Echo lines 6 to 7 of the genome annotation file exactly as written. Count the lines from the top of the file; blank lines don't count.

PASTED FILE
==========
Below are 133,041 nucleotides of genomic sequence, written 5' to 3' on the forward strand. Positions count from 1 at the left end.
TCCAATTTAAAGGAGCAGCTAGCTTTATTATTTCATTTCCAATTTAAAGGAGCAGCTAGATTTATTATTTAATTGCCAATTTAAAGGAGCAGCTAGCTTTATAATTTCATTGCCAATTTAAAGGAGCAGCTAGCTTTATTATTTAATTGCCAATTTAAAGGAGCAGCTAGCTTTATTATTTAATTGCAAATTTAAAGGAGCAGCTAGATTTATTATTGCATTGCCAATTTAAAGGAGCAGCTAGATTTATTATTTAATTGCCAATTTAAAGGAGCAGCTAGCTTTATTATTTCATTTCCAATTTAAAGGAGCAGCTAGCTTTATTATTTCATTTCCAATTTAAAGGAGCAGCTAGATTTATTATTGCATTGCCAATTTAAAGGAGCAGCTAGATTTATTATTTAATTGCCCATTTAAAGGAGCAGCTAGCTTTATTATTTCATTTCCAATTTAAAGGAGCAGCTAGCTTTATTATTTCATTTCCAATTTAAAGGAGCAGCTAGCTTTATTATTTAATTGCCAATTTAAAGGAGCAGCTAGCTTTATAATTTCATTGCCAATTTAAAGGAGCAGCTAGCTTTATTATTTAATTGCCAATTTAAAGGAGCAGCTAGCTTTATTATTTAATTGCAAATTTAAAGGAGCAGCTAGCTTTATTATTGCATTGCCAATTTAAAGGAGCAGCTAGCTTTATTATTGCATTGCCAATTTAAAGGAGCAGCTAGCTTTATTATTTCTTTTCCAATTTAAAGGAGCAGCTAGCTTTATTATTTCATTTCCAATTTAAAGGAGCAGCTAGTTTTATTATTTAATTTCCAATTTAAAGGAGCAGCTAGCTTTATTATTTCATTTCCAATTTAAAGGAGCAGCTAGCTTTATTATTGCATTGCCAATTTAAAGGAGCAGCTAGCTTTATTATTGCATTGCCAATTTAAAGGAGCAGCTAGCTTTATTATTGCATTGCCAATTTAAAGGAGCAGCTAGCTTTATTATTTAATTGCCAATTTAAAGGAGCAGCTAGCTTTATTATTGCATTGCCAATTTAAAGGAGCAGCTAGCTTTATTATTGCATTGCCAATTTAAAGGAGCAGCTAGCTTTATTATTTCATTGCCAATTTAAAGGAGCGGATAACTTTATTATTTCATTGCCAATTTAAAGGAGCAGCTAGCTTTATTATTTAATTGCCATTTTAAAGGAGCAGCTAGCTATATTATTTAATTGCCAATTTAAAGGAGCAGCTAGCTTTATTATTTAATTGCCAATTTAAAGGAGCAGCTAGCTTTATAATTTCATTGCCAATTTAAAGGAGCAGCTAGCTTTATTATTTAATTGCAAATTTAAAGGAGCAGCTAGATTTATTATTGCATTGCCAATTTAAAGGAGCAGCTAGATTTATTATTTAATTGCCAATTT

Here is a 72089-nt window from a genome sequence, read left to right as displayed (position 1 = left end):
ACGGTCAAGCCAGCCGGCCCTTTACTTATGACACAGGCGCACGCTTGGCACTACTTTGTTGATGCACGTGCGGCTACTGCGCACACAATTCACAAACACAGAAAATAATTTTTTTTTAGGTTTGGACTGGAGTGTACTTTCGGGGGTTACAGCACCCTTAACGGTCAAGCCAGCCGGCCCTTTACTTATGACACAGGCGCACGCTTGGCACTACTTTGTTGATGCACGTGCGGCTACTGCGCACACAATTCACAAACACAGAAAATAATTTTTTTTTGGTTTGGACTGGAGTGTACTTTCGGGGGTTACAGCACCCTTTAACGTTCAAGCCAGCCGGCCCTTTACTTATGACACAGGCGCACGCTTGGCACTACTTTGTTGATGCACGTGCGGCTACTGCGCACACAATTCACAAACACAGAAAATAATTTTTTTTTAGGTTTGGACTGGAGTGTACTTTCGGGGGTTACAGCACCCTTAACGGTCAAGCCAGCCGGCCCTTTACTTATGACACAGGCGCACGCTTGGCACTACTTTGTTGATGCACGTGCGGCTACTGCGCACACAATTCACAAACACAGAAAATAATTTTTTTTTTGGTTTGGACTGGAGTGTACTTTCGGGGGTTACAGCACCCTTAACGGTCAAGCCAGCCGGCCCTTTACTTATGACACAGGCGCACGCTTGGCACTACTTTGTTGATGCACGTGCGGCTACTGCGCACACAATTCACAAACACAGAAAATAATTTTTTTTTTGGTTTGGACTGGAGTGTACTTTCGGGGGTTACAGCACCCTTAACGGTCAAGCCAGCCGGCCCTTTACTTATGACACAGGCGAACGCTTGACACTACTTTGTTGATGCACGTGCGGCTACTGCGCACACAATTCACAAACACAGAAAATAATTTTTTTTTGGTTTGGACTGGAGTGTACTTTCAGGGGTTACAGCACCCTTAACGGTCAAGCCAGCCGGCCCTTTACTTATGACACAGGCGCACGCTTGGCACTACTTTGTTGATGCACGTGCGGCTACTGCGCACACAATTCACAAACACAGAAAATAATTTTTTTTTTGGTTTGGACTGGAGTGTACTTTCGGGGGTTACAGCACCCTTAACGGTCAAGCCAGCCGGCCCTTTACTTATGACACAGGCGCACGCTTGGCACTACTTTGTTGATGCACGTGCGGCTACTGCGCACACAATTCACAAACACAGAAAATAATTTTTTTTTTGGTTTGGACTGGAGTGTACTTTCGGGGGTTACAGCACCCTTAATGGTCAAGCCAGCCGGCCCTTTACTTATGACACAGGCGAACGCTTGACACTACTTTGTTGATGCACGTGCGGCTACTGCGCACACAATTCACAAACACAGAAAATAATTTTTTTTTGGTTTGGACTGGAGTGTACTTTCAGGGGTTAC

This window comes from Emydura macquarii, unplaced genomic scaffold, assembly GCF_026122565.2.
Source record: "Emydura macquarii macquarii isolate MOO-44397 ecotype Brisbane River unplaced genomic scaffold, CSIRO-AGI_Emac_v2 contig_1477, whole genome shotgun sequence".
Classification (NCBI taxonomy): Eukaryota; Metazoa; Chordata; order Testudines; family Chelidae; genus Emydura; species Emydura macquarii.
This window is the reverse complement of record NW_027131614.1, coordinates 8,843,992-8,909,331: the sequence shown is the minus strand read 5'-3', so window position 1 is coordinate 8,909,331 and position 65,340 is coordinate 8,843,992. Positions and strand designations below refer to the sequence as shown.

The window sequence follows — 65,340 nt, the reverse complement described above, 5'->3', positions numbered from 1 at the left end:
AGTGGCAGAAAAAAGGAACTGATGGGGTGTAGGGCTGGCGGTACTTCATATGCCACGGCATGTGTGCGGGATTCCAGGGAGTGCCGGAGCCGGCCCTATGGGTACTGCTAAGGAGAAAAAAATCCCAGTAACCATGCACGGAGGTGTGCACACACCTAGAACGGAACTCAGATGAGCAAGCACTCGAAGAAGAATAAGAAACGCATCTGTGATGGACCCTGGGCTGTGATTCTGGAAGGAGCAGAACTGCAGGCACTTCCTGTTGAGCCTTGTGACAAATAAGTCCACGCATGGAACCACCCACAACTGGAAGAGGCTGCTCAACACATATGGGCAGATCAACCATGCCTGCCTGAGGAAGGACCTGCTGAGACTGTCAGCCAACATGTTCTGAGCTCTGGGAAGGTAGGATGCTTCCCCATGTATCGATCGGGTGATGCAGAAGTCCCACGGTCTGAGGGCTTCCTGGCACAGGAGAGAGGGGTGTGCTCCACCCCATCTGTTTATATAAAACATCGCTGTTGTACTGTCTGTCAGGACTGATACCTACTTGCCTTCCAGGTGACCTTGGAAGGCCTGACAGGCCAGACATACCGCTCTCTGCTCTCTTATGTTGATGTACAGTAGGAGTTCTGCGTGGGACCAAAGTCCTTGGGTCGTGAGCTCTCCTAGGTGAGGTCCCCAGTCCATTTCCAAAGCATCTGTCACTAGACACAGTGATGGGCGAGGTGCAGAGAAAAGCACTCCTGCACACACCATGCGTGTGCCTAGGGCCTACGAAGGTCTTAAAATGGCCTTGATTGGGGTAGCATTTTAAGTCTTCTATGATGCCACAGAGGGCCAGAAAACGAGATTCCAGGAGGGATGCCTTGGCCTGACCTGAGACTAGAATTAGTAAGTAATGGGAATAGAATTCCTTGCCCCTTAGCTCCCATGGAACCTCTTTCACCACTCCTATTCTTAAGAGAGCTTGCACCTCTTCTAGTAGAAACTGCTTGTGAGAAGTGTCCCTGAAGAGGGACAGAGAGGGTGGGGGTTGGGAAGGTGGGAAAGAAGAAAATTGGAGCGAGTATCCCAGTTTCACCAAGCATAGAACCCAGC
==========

Source record: "Emydura macquarii macquarii isolate MOO-44397 ecotype Brisbane River unplaced genomic scaffold, CSIRO-AGI_Emac_v2 contig_1477, whole genome shotgun sequence".
Classification (NCBI taxonomy): Eukaryota; Metazoa; Chordata; order Testudines; family Chelidae; genus Emydura; species Emydura macquarii.